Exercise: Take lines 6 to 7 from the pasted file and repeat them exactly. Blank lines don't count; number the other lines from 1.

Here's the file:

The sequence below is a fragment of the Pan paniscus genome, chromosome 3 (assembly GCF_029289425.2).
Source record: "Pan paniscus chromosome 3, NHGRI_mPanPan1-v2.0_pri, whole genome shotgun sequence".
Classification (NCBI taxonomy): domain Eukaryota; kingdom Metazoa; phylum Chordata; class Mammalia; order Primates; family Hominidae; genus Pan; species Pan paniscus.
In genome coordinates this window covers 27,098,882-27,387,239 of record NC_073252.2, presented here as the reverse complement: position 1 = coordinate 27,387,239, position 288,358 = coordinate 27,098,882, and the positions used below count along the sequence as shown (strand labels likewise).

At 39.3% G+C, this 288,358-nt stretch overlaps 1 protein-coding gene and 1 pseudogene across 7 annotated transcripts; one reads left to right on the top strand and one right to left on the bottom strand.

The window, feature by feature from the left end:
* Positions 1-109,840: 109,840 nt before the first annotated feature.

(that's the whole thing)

The window, feature by feature from the left end:
* Positions 1-109,840: 109,840 nt before the first annotated feature.